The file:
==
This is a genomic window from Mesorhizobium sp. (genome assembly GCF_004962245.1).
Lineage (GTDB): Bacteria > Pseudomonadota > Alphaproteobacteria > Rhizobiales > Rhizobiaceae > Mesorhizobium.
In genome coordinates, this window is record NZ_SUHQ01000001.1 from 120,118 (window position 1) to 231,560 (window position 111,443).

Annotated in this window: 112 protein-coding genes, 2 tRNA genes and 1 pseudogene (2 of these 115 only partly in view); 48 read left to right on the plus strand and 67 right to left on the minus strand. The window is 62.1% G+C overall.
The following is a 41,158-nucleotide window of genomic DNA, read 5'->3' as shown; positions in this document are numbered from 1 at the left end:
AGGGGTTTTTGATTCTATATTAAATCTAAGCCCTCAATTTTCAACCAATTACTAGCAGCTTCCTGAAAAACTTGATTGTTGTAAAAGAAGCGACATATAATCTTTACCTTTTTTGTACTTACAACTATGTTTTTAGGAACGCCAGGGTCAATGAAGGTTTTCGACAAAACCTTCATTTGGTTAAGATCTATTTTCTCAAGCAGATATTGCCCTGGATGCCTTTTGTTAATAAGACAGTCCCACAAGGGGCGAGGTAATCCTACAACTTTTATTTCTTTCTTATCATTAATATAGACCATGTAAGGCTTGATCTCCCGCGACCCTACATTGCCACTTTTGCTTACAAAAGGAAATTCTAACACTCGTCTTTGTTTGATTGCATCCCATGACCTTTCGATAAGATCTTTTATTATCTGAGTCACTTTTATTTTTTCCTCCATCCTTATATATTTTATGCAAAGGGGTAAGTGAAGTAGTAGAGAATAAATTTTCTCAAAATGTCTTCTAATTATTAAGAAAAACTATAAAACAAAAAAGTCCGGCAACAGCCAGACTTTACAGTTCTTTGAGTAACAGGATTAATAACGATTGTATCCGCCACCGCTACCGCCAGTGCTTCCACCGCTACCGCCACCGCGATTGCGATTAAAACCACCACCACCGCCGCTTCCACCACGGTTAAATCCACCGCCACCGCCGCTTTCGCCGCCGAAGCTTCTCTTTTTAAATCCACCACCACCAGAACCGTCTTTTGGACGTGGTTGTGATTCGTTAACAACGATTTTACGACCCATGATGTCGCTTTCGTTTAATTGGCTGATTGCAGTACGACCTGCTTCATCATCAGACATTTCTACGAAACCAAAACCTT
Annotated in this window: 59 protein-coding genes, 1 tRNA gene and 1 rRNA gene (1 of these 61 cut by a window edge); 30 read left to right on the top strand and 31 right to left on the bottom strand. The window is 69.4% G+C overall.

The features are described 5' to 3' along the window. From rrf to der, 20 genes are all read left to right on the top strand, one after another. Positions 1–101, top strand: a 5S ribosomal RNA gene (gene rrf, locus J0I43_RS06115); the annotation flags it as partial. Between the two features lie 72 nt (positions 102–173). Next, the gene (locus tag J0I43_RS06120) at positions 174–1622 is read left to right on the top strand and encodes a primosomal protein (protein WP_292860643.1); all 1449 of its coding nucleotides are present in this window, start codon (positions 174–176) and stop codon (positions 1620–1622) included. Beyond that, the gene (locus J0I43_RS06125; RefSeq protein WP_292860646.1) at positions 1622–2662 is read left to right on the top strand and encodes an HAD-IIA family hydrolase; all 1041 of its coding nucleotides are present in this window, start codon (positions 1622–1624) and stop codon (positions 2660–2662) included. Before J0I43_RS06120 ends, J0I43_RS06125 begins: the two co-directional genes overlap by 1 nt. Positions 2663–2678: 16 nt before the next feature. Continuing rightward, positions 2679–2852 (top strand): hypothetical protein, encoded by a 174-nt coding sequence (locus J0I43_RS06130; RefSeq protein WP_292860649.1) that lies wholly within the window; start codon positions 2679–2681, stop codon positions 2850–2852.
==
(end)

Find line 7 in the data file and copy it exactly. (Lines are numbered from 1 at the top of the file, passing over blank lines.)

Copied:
Annotated in this window: 59 protein-coding genes, 1 tRNA gene and 1 rRNA gene (1 of these 61 cut by a window edge); 30 read left to right on the top strand and 31 right to left on the bottom strand. The window is 69.4% G+C overall.